Since I began either legal practice or legal information practice, I’ve seen many changes, several of them pretty big and influential. The single biggest one I can identify, though, is one that we’re in the midst of right now. This is the immense amount of data—legal data, practice and operational data, user-generated data. Information professionals have understood for some time that we can extract value from data to make better operational decisions, to support our colleagues and organizations, and to make better predictive legal analyses in support of our clients. The significant influence of data we’re still wrestling with, is the impact of the vast amounts of real-world data and how they influence the innumerable machine-manipulated tools and resources we use daily. The influences are difficult for our users and communities to see, for information professionals to discern, and—increasingly—for even developers to know and address.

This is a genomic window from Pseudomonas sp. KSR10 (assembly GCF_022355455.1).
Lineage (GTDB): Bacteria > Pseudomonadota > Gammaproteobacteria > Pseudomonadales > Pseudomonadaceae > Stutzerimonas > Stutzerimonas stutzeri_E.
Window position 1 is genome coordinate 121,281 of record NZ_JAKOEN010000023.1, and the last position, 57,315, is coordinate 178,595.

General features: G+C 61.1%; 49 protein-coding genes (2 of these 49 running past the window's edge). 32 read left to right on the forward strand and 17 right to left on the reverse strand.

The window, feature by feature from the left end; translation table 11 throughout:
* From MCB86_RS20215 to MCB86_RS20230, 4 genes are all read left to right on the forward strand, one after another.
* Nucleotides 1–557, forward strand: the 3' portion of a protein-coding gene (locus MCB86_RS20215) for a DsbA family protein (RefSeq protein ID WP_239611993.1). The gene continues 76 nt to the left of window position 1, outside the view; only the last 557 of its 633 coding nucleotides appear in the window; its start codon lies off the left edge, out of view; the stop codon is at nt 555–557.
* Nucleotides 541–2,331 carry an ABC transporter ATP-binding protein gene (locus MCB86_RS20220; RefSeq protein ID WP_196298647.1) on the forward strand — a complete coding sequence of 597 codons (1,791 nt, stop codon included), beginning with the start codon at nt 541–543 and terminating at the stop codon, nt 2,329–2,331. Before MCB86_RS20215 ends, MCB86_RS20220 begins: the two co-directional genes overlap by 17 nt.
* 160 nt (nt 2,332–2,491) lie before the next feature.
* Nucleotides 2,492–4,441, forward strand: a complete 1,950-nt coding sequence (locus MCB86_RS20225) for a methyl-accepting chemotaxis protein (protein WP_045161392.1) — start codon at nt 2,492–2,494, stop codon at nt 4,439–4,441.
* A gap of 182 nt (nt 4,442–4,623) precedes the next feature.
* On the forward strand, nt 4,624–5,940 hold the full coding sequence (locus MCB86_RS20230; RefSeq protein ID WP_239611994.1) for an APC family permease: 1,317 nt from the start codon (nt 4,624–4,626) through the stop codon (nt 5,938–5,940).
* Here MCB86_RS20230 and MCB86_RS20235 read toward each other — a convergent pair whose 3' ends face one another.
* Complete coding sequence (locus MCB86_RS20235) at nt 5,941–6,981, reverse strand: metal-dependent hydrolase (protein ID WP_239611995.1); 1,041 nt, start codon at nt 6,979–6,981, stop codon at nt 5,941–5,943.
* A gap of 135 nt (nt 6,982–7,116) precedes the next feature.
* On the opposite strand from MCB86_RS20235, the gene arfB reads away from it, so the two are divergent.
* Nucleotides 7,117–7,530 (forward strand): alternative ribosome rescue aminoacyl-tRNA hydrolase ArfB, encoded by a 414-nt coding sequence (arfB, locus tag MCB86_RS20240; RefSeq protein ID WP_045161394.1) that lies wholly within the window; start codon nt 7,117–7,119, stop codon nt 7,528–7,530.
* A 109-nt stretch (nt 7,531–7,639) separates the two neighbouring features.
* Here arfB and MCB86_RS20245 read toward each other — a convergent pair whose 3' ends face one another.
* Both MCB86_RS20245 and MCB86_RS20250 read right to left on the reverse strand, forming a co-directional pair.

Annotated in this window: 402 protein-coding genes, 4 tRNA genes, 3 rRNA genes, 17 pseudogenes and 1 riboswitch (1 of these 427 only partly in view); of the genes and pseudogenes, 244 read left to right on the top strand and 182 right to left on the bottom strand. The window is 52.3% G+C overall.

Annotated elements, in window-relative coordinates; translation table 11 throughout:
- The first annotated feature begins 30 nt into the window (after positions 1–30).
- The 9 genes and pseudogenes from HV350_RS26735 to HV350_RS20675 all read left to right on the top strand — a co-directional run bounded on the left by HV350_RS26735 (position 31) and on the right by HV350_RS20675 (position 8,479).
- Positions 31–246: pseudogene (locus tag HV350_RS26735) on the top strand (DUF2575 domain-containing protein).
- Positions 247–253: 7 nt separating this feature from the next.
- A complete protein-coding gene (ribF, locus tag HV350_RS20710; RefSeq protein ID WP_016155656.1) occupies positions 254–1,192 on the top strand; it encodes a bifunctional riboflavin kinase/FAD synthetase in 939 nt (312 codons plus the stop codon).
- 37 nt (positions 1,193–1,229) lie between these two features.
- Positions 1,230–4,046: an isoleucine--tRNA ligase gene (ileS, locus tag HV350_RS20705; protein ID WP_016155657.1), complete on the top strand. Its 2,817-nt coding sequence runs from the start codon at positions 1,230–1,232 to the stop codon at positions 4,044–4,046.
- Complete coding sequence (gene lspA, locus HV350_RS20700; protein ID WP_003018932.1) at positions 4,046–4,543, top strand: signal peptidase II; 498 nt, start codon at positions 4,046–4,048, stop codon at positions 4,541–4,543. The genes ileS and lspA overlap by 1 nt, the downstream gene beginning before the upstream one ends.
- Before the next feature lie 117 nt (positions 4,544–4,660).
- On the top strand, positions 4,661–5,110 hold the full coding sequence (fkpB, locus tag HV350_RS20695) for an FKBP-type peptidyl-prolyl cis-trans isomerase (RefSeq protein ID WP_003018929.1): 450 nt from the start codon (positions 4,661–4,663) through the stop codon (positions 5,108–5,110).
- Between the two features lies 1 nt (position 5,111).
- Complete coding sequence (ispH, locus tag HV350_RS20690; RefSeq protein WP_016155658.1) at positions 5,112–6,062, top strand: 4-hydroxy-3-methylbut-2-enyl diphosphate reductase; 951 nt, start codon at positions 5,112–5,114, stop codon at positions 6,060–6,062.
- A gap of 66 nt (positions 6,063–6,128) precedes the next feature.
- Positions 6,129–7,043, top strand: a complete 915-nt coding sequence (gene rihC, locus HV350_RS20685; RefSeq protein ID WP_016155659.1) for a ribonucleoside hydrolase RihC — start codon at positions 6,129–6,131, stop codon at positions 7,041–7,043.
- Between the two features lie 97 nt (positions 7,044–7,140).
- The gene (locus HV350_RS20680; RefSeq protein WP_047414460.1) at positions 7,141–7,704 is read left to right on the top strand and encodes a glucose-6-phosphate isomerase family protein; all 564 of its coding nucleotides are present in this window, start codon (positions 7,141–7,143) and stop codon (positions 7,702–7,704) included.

Continue reading